Hens Do Crow! April 3, 2020

The weather looked promising with some sunlight this past week, but it quickly changed to cloudy and gloomy. That certainly doesn’t help the mood of everyone who is staying close to home and social distancing themselves. More events have been cancelled and it doesn’t look like there will be much going on during Easter this year. Watch out summer when the coast is clear!

Students at Sargent Central School began their online classes on Wednesday, April 1, and they will be continuing them for the next several weeks. As ordered by the Governor, in-person classes were suspended on March 16th and all 175 school districts were required to submit an online learning plan to the State Department of Public Instruction. Sargent Central’s plan was approved and students and parents received specific details on the process earlier this week. The online classes will continue during the COVID-19 restrictions. College students have been home since spring break and will not be returning to in-person classes for the remainder of the school year.

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Hens Do Crow! March 27, 2020

Rutland has been a bit quieter and less busy the past two weeks or so. Meetings and events have been cancelled and restaurants and bars have cut back hours or closed — and school is out. Yes, the Sargent Central students had a nearly a two-week ‘spring break’ but are not returning to the classroom for now. Classes are expected to resume, online, on April 1 and will continue until the end of the school year. The busyness has slowed down but that doesn’t mean that this rural area is closed. It has been fun heading to Forman to window peak at the Four Seasons Manor and Villas to wave and visit with the elderly through the open window. Then, ordering food to be delivered to your car to take home for a family sit-down meal. We can keep in touch with people and family in other states and countries so much easier than was possible during the flu pandemic of 1918 which infected over a third of the world’s population and ending the lives of 20-50 million people. The community has stepped up with making grocery runs and dropping off necessities for families. The Sargent County Courthouse may be closed but families are still able to get supplies from the Food Shelf. Where there is a will, there is a way.

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Hens Do Crow – April 5, 2019

By Deborah Banish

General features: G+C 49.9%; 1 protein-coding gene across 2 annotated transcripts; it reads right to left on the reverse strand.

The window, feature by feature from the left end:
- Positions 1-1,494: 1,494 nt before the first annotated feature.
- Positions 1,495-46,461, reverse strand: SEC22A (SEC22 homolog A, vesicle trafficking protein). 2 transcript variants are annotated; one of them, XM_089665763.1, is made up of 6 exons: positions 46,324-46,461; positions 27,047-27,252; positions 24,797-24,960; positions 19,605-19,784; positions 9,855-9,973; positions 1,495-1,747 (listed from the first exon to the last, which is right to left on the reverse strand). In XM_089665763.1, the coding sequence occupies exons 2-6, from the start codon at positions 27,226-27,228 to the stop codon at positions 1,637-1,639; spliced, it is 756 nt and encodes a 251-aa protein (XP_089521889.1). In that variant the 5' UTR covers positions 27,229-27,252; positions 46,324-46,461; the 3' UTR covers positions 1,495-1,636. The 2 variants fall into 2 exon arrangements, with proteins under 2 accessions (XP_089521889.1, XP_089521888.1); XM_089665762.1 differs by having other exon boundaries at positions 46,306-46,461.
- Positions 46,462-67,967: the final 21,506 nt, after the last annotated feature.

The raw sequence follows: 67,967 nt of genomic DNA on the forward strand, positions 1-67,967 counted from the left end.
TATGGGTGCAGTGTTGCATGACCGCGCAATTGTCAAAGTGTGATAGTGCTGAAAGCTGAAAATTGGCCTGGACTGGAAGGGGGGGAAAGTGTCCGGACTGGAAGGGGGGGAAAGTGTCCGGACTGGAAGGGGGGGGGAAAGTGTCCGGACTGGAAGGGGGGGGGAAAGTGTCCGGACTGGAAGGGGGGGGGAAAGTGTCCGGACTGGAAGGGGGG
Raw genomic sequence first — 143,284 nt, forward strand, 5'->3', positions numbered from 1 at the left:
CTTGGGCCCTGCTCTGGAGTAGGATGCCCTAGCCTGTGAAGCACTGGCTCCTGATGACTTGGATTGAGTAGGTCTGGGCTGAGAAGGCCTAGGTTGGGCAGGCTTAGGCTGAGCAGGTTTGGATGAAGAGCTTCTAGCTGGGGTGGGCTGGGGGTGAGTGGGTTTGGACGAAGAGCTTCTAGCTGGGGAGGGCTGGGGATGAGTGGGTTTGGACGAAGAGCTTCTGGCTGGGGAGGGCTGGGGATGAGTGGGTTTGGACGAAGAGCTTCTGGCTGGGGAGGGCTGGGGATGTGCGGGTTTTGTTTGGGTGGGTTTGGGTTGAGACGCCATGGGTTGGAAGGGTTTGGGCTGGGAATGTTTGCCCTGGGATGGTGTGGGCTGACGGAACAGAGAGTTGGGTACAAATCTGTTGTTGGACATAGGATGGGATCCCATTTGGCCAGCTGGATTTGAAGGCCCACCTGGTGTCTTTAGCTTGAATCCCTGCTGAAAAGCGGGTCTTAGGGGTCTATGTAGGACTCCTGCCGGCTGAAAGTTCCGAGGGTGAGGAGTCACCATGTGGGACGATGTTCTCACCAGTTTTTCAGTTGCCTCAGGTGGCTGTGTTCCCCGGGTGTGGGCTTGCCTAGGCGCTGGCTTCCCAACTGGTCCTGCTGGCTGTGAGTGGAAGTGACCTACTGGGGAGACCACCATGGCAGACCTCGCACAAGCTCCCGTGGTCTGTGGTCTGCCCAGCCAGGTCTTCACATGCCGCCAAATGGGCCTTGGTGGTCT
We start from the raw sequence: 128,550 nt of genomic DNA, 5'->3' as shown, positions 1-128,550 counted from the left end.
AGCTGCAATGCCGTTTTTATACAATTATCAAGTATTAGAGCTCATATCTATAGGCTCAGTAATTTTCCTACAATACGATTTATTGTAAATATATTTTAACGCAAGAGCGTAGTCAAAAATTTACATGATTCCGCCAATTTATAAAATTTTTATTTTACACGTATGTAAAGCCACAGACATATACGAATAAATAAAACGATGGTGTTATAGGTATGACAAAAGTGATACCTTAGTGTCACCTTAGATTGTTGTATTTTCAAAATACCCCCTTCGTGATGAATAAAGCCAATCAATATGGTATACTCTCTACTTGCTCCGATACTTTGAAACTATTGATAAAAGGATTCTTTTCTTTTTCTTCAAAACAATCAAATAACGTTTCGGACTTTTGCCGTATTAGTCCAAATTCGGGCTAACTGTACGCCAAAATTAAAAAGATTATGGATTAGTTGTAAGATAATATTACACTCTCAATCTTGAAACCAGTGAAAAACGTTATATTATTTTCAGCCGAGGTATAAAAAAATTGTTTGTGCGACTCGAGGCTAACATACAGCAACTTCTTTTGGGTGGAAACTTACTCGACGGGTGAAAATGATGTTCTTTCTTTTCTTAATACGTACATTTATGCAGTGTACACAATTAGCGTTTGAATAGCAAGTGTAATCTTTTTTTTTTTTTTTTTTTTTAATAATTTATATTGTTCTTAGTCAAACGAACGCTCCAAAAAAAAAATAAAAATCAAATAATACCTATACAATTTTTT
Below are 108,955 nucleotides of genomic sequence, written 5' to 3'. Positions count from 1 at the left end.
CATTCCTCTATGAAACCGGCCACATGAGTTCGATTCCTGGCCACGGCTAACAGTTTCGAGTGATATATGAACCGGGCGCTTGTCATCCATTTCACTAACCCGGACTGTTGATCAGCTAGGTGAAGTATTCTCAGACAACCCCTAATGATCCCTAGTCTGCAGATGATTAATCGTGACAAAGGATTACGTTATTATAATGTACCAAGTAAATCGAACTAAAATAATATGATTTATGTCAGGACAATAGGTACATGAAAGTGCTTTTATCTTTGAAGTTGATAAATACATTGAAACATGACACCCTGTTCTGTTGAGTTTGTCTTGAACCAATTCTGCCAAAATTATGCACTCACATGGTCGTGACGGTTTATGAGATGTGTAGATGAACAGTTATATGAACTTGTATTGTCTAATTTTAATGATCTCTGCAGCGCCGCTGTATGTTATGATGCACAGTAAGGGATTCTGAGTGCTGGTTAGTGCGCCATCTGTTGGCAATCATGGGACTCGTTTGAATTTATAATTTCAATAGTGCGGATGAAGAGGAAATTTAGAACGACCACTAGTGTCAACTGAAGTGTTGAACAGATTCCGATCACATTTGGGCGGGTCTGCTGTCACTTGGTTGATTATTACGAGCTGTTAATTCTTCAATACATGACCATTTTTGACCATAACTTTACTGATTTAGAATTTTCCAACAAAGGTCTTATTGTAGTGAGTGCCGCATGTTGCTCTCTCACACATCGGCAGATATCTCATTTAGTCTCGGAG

On Friday, March 29, representatives from the Main Street Initiative visited Rutland to meet with community leaders. The Main Street Initiative seeks to create healthy, vibrant communities to attract the talent needed to support growing businesses. The Initiative is built on three pillars: (1) healthy, vibrant communities; (2) a 21st Century workforce; and, (3) smart, efficient infrastructure. The goal is to give local leaders a direct access point to a variety of resources, helping capitalize on strengths and make sound planning decisions. Two representatives from the Department of Commerce toured Rutland to see first-hand the existing businesses, homes and infrastructure in the City before meeting with the community leaders. Representatives from the ND Game & Fish Department, USDA Rural Development, Lake Agassiz Regional Council and the Sargent County Teller attended the hour-long discussion. The turnout was small but that led to a robust and honest conversation that focused on Rutland’s strong sense of community, involvement of City and rural residents to help Rutland provide events and activities that draw people to town. Tim Phelan, ND Game and Fish, noted that the change in agriculture has impacted many communities. Farmers now have semis to haul grain, so they do not make as many trips into town and schools have consolidated in many communities so not every town has a school and café or a grain elevator. This is a challenge. Hunting only provides seasonal support and that also depends on the area wildlife. The group discussed the need in Rutland for more single-family homes, a café and child care. Katie McLaen, Rutland Community Club President, noted that there are many families with young children who may be able to support a childcare facility if one was in Rutland. She noted that Rutland has lower-cost homes that are more economical to purchase than to build a new home. Emily Brown, Dept. of Commerce, said there are funding possibilities including grants and loan programs for childcare centers. Shawn Kessel, Deputy Commissioner, Dept. of Commerce, informed the group that the State collects a 5% tax on Amazon sales. He suggested the City, as a Home Rule City, implement a sales tax to capture similar sales. The City could also implement a lodging and hospitality tax as another revenue-generating source. Rutland would be eligible for the Renaissance Zone program and funding; that requires Zoning Ordinances and a Comprehensive Plan as a start. City Auditor Deborah Banish stated that the City updated both of those documents in 2018; the next step is to prepare the Renaissance Zone paperwork and submit that to the State. Amber Metz, Lake Agassiz, suggested a community-owned café to start meals. Residents would need to commit to eating at a café twice weekly to sustain the business. Discussion focused on funding opportunities and community needs and it was a very informative exchange of information and ideas. The Main Street Initiative representatives will return later this year to help put together a Main Street Initiative plan for Rutland.